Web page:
The fact that results still are what truly matters is what makes Machiavelli’s “The Prince” still applicable today. “The Prince” is all about getting results, and making sure that those results are never compromised due to uprisings or political enemies outsmarting you. I guess that’s something that will never change about politics and power, and that’s what makes Machiavelli’s work so important, is that it teaches the most important aspect and doesn’t dance around talking about other aspects of ruling which can change with time. Machiavelli’s “The Prince” is all about results, and it remains such an important piece of literature today because our society is still based around results, and probably always will be.

Christopher Columbus

After reading The Four Voyages I’ve really tried to understand his thoughts, and why he continuously avoided the truth that he had discovered a new land for the Spaniards. While of course his main goal was to arrive to the Indies, deliver letters to the Grand Khan, and acquire spices and other goods, the discovery of a new land should not be an event to shy away from like Columbus did. It makes almost no sense to me, and it also leads me to the conclusion that Columbus was not an explorer.

Columbus’s goal was not to see foreign lands, and explore for the sake of discovery, his goal was to increase the wealth for those who hired him. In this way, he was a mercenary. If he had been an explorer, he would’ve acknowledged his obvious discovery of new territory, and he would’ve reported it rather than try to cover it up. Ultimately Columbus only puts himself in increasingly uncomfortable positions, in which he has to make deals with his crew, and furthermore lie and hide the truth to his employers and himself. It makes almost no sense to me why he would put himself through this ridiculous search for the indies rather than realize the fact that he had not landed on the indies, he had landed on a completely foreign and undiscovered land for Europeans.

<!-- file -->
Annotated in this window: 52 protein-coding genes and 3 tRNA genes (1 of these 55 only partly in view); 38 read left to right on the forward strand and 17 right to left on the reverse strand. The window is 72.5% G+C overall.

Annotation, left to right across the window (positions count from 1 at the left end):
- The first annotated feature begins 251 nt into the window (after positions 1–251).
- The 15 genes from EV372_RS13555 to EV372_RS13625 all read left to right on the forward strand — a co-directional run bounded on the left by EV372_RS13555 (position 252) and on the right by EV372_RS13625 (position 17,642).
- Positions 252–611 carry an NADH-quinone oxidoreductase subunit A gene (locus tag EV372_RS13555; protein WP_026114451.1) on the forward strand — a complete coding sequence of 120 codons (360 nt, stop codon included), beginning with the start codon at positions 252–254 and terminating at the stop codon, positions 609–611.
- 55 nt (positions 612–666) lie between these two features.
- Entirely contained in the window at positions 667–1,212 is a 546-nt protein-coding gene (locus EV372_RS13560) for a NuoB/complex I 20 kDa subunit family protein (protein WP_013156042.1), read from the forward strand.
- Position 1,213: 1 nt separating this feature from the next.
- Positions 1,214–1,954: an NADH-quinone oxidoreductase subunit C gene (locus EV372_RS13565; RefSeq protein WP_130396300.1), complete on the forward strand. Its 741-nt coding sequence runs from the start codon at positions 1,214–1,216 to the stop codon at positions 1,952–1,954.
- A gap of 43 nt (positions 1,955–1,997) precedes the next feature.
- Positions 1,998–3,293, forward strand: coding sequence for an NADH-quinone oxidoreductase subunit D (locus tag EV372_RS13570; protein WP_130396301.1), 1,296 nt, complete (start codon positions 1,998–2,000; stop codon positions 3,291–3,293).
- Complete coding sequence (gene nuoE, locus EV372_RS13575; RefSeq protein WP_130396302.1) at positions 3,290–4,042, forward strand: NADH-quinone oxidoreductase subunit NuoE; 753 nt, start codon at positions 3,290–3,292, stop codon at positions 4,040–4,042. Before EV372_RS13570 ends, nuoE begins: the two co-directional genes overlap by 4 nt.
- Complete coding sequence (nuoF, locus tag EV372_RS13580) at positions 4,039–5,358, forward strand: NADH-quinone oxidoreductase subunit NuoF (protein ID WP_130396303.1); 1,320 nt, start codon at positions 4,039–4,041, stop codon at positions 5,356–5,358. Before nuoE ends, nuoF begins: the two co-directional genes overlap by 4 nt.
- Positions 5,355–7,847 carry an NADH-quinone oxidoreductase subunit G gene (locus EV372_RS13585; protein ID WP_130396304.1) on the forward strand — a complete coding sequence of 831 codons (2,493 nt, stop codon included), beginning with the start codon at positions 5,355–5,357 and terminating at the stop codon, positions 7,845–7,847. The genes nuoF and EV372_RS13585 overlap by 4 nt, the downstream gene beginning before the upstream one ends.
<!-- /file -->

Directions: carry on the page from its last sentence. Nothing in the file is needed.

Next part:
Perhaps I think all of this because as a child, when learning about Columbus he was always made out to be the best of explorers. I saw Christopher Columbus as a man who ventured into new lands with gusto. Instead as I grew up, little by little my perception of Columbus changed. With The Four Voyages my perception of Columbus has completely been flipped. He wasn’t brave enough to see his discovery, he cowered behind his lies and excuses. He didn’t accept the natives, he saw them as a means to find gold. And perhaps worst of all for me, I see him no longer an explorer, I see him as a mercenary.

I say this because any man could’ve been hired to embark on a similar journey, and the Spanish Royalty would’ve gotten the same results, with perhaps being lied to a little less. After reading The Four Voyages I just can’t see Christopher Columbus the same anymore. While of course his discovery shouldn’t be undermined, as he did broaden the scope of exploration for Europeans, his motivations and actions make him a mercenary like any other man the Spaniard’s could’ve found.